Skip to main content

LATEST UPDATES: Tracking COVID-19 | Vaccines | Racial Injustice

Climate Change, Invasive Beetles — This Isn’t The Sixth-Grade Camp Of Yesteryear

Roosevelt Middle School students Teagan Brokaw and Yordanos Haile plant acorn...

Photo by Katie Schoolov

Above: Roosevelt Middle School students Teagan Brokaw and Yordanos Haile plant acorns at Cuyamaca Outdoor School, March 30, 2017.

The U.S. Forest Service estimates California has lost more than 100 million trees to drought, fire and invasive beetles. In our own backyard, large oaks that shaded generations of San Diegans at sixth-grade camp are now stumps, calling on today's campers to reverse the damage.

Over their spring break, students from Roosevelt and Standley middle schools stood in a sunny amphitheater, their arms outstretched like branches that once shaded the area.

"What are our leaves doing for us?" asked Mason Hyland, an environmental scientist for California State Parks. The students call out "photosynthesis" in unison.

Hyland visits the Cuyamaca Outdoor School, where local sixth-graders have gone to camp for more than 70 years, a few times a month to lead students in a reforestation project.

Reported by Katie Schoolov

San Diego County's forests have lost tens of thousands of trees — including 30 oaks that stood for generations at the camp — to drought, wildfires and Goldspotted Oak Borers. The invasive beetle came to the region in infested firewood about a decade ago. Today's campers sit atop dry, gray stumps pocked with small holes from the pest, instead of under leafy canopies.

In the fall, Hyland and camp staff developed a program to bring some of the oaks back.

"We had students just like you guys collect acorns last fall. We had them do a float test, where they were figuring out which acorns were viable and which ones were not," Hyland told the group. Healthy acorns sink. "And we put them into a plastic bag with a wet paper towel and we put them into a refrigerator to germinate."

Delicate white sprouts have emerged from the woody seeds. Each week, students dig small holes into a grassy lawn and place the acorns inside. The Roosevelt and Standley students took extra care to name their acorns, most after basketball players.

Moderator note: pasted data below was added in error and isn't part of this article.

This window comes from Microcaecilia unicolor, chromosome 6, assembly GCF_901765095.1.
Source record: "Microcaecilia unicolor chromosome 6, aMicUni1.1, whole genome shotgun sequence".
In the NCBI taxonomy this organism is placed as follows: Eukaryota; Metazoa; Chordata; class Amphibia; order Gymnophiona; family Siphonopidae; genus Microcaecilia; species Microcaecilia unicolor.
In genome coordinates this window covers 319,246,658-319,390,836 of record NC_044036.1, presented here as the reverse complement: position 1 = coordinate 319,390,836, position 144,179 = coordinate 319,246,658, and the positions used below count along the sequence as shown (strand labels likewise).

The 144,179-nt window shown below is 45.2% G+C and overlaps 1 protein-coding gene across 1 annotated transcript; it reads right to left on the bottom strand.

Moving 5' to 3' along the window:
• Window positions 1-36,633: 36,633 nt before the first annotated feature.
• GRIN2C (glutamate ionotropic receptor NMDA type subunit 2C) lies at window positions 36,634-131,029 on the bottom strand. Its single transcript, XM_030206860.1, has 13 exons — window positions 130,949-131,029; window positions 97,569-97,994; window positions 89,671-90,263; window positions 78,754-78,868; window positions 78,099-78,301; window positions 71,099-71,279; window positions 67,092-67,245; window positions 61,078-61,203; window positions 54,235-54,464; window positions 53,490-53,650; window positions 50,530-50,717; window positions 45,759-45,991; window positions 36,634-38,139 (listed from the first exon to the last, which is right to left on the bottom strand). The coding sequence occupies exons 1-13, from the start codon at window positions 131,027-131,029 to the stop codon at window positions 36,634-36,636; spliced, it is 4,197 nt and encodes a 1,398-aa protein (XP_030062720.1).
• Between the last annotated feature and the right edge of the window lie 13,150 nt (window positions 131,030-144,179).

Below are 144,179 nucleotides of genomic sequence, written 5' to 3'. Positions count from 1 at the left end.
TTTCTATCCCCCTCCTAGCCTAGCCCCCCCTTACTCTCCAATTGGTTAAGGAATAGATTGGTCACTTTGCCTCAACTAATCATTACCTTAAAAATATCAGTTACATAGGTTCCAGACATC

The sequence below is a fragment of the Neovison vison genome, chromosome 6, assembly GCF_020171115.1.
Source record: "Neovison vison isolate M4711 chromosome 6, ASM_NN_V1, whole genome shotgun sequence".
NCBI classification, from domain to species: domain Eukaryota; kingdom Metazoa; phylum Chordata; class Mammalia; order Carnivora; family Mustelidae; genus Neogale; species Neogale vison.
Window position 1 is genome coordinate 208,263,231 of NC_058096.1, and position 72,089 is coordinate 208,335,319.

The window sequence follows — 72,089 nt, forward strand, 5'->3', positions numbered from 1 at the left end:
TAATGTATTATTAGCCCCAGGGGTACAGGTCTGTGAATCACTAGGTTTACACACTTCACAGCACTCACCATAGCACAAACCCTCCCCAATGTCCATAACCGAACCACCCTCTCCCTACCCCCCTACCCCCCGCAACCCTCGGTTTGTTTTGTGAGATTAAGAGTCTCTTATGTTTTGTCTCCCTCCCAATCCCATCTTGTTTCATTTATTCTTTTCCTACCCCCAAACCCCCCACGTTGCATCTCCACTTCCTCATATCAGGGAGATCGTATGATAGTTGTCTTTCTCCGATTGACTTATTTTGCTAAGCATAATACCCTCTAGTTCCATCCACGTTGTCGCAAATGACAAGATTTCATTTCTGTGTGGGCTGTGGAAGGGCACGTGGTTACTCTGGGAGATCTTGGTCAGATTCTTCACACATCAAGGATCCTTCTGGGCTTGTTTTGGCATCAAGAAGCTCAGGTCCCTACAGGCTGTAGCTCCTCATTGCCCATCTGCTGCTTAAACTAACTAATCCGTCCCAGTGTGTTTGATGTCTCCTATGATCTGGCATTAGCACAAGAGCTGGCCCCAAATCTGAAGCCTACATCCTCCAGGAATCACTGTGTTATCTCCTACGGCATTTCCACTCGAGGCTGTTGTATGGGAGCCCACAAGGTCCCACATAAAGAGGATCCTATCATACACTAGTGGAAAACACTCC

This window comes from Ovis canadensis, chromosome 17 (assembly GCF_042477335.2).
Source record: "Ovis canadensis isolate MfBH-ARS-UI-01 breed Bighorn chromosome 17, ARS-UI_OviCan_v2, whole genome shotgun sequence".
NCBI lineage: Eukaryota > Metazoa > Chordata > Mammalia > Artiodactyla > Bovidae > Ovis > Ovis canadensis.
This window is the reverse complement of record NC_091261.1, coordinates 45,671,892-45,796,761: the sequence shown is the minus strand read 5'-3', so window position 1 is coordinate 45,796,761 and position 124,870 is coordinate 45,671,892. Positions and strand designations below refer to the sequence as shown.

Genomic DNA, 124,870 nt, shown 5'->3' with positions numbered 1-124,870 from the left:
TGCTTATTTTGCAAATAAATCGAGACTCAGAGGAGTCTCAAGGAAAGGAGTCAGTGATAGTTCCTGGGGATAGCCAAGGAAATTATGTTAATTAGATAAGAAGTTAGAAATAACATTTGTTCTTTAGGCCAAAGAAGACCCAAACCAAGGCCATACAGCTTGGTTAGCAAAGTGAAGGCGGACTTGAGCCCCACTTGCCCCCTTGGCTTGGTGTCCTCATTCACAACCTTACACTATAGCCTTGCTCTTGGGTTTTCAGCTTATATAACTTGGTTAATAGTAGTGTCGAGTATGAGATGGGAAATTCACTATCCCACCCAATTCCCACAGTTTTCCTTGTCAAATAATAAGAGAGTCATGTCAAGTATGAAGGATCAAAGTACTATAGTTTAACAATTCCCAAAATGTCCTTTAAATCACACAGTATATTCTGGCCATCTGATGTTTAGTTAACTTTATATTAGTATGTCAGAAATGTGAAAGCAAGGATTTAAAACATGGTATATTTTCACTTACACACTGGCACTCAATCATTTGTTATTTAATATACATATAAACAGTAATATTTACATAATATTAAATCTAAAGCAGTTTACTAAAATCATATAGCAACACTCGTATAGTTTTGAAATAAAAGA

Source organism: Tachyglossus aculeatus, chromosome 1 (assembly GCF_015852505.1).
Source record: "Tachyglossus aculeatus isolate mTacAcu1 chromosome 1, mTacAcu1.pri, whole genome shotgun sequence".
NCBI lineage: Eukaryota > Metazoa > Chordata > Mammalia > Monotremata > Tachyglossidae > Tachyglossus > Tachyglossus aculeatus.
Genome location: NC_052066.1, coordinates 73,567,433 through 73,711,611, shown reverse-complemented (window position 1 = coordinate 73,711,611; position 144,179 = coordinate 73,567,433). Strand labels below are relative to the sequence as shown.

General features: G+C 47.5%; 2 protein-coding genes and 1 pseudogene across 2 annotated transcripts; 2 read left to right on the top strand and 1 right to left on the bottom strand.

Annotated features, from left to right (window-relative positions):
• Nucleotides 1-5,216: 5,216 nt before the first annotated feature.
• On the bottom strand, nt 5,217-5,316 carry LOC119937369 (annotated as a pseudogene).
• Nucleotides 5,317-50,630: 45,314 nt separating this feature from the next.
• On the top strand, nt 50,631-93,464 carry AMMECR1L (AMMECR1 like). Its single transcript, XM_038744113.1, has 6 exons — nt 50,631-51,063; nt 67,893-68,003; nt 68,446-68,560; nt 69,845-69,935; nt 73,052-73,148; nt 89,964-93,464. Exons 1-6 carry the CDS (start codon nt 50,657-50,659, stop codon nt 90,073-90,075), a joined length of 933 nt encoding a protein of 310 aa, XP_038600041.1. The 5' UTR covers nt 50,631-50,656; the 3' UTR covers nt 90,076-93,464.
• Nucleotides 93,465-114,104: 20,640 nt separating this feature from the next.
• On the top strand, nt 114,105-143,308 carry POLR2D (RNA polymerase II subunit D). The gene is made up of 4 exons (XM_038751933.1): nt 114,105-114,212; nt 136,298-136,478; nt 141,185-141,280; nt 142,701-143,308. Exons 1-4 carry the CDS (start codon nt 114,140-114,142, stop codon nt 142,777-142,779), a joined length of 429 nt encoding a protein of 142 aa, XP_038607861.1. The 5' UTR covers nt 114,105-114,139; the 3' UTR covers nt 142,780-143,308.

Photo by Katie Schoolov

California State Parks scientist Mason Hyland shows reporter Megan Burks evidence of a Goldspotted Oak Borer infestation that killed a tree at the Cuyamaca Outdoor School, March, 30, 2017.

Rounds of fencing to protect the fresh plantings dot the camp. Hyland said campers have planted 5,000 acorns since the fall. He said he hopes 500 survive.

But Hyland said even more important is that the lesson's message sticks.

"There's a really fascinating world out there and they are a part of it," Hyland said. "It's a system that they are integrated in and it's in trouble and it needs to be managed. So without the next generation, or future generations, using this information to make decisions, our programs won't continue on into the future."

Students learned that the oak is a keystone species, meaning that its ecosystem would fail without it. Mountain lions eat the deer that eat the acorns. Squirrels replenish the tree system when they bury acorns.

"It's really interesting and also kind of sad, because the oak tree is the key element for nature and all the forest, and we want to keep that alive so we can have things to look at and see," said 12-year-old Roosevelt student Teagan Brokaw. She and her classmate picked a spot near a large rock, hoping it would help them find the tree as adults.

Photo by Katie Schoolov

Students look at a Western Screech Owl, March 30, 2017.

To wrap up the lesson, the students got a close-up look at a Western Screech Owl. It's one of three owl species still present in Cuyamaca Rancho State Park. Hyland said two others, the California Spotted Owl and Saw-whet owl, haven't been seen for some time because of tree loss.

Hyland said the Goldspotted Oak Borer that decimated their habitat isn't going anywhere, but that the new trees might fend them off long enough to reproduce. The beetles prefer the old-growth oaks that dominated the county's hillsides before the die-off.

Hyland's work with the campers isn't just planting trees, it's an experiment in saving the forest.


San Diego News Now podcast branding

San Diego news; when you want it, where you want it. Get local stories on politics, education, health, environment, the border and more. New episodes are ready weekday mornings. Hosted by Anica Colbert and produced by KPBS, San Diego and the Imperial County's NPR and PBS station.

  • Need help keeping up with the news that matters most? Get the day's top news — ranging from local to international — straight to your inbox each weekday morning.

This site is protected by reCAPTCHA and the Google Privacy Policy and Terms of Service apply.

Curious San Diego banner

Want more KPBS news?
Find us on Twitter and Facebook, or sign up for our newsletters.

To view PDF documents, Download Acrobat Reader.